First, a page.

Amphibian Die-offs Worsened Malaria Outbreaks in Central America

New research finds the global collapse of frogs and other amphibians exacerbated malaria outbreaks in Costa Rica and Panama during the 1990s and 2000s. Photo: David Mark, Pixabay.
New research finds the global collapse of frogs and other amphibians exacerbated malaria outbreaks in Costa Rica and Panama during the 1990s and 2000s. Photo: David Mark, Pixabay.

New findings provide first evidence of amphibian declines affecting human health

The global collapse of frogs and other amphibians, due to the amphibian chytrid fungus, exacerbated malaria outbreaks in Costa Rica and Panama during the 1990s and 2000s, according to new research.

The findings provide the first evidence that amphibian population declines have directly affected human health and show how preserving biodiversity can benefit humans as well as local ecosystems.

Said Joakim Weill, an environmental economist at the University of California Davis who will present the results Tuesday, December 8, 2020, at AGU’s Fall Meeting 2020:  “This is like a small building block showing that there could be unwanted human health consequences of amphibian collapses, and so we should really be trying to account for these impacts. We really view this as an important first step leveraging this type of interdisciplinary work, trying to tease out causal relationship between environmental change and human health.”

The global spread of Batrachochytrium dendrobatidis, an extremely virulent fungal pathogen known as amphibian chytrid fungus, has been responsible for massive worldwide die-offs of amphibians since the 1980s. A 2019 study (PDF) found the fungal disease has played a role in the decline of over 500 amphibian species over the past five decades and presumably caused extinctions of 90 species. The authors of that study referred to the die-offs as “the greatest recorded loss of biodiversity attributable to a disease.”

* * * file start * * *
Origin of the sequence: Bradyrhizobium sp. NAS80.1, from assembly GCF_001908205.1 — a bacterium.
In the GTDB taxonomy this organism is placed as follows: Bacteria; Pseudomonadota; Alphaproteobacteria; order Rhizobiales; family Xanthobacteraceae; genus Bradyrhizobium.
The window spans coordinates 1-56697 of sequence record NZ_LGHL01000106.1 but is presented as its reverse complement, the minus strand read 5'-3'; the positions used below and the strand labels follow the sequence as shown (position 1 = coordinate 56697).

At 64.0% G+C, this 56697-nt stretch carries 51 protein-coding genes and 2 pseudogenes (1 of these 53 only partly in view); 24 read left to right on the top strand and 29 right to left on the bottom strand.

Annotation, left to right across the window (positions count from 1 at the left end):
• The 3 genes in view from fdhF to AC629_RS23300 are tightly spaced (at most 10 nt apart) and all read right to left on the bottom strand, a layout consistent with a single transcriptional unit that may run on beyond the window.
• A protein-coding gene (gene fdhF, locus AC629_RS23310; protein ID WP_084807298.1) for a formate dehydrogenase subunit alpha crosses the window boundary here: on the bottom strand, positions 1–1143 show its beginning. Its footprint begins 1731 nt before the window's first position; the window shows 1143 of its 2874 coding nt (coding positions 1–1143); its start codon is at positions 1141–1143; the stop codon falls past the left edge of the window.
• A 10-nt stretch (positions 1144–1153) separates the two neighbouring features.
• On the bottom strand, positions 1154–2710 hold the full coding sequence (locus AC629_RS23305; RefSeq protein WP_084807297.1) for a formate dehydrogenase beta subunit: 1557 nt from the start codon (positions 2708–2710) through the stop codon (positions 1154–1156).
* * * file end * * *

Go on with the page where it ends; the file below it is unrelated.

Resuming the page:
Chytrid fungal disease traveled across Costa Rica and Panama from the early 1980s through the 2000s. Both countries experienced large increases in malaria cases following this rolling collapse of amphibian populations.

In the new study, researchers investigated whether these malaria outbreaks were connected to the amphibian declines because amphibians eat mosquitoes that transmit the disease. They compared the timing and spatial extent of amphibian die-offs with malaria cases in Costa Rica and Panama at the county level from 1976 to 2016.

The researchers found a significant increase in malaria cases in these countries that started immediately after the amphibian die-offs began and peaked 5 to 6 years after. In 1980, there were fewer than 1,000 cases of malaria in the two countries, but cases began to rise in 1990 and peaked at about 7,000 in Costa Rica in the mid-1990s and 5,000 in Panama in the mid-2000s.

Malaria cases went back down after this peak, and the researchers suspect this is due to local public health interventions like spraying of insecticides.

The results show some of the first evidence that species extinctions and biodiversity loss can directly affect human health, according to the researchers.

Other environmental factors like deforestation also played a role in exacerbating the outbreaks, but no other factor had as much of an impact on malaria cases as the amphibian declines, according to the study. Said Weill:

“We are able to find what really seems to be this striking causal relationship between amphibian declines and malaria. It’s pretty incredible that we are finding anything in the first place, because these are events that occurred 40 years ago and the right people were in the right place to make observations about amphibian populations and human disease that we can use today to arrive at new insights.”

 

Source: American Geophysical Union

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